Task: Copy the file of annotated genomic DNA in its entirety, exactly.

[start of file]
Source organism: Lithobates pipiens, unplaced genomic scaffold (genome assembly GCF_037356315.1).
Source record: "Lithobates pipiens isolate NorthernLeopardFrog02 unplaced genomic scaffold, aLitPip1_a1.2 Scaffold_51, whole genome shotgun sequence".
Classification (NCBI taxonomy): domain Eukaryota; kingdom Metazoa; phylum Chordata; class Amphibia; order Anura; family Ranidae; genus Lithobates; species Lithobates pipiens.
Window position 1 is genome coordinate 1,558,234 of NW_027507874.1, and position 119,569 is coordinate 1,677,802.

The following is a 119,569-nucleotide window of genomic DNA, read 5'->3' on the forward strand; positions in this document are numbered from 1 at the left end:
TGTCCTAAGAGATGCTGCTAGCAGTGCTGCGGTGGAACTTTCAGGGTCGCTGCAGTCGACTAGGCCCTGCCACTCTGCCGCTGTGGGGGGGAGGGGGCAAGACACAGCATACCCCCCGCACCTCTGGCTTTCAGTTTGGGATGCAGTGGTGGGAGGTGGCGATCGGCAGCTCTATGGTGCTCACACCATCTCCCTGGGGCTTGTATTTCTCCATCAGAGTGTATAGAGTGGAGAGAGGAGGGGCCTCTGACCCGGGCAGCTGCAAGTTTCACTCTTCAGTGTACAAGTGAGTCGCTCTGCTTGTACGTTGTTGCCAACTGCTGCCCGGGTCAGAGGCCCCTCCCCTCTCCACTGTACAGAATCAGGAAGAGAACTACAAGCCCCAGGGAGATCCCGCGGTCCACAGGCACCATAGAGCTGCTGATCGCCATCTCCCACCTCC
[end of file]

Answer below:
Source organism: Lithobates pipiens, unplaced genomic scaffold (genome assembly GCF_037356315.1).
Source record: "Lithobates pipiens isolate NorthernLeopardFrog02 unplaced genomic scaffold, aLitPip1_a1.2 Scaffold_51, whole genome shotgun sequence".
Classification (NCBI taxonomy): domain Eukaryota; kingdom Metazoa; phylum Chordata; class Amphibia; order Anura; family Ranidae; genus Lithobates; species Lithobates pipiens.
Window position 1 is genome coordinate 1,558,234 of NW_027507874.1, and position 119,569 is coordinate 1,677,802.

The following is a 119,569-nucleotide window of genomic DNA, read 5'->3' on the forward strand; positions in this document are numbered from 1 at the left end:
TGTCCTAAGAGATGCTGCTAGCAGTGCTGCGGTGGAACTTTCAGGGTCGCTGCAGTCGACTAGGCCCTGCCACTCTGCCGCTGTGGGGGGGAGGGGGCAAGACACAGCATACCCCCCGCACCTCTGGCTTTCAGTTTGGGATGCAGTGGTGGGAGGTGGCGATCGGCAGCTCTATGGTGCTCACACCATCTCCCTGGGGCTTGTATTTCTCCATCAGAGTGTATAGAGTGGAGAGAGGAGGGGCCTCTGACCCGGGCAGCTGCAAGTTTCACTCTTCAGTGTACAAGTGAGTCGCTCTGCTTGTACGTTGTTGCCAACTGCTGCCCGGGTCAGAGGCCCCTCCCCTCTCCACTGTACAGAATCAGGAAGAGAACTACAAGCCCCAGGGAGATCCCGCGGTCCACAGGCACCATAGAGCTGCTGATCGCCATCTCCCACCTCC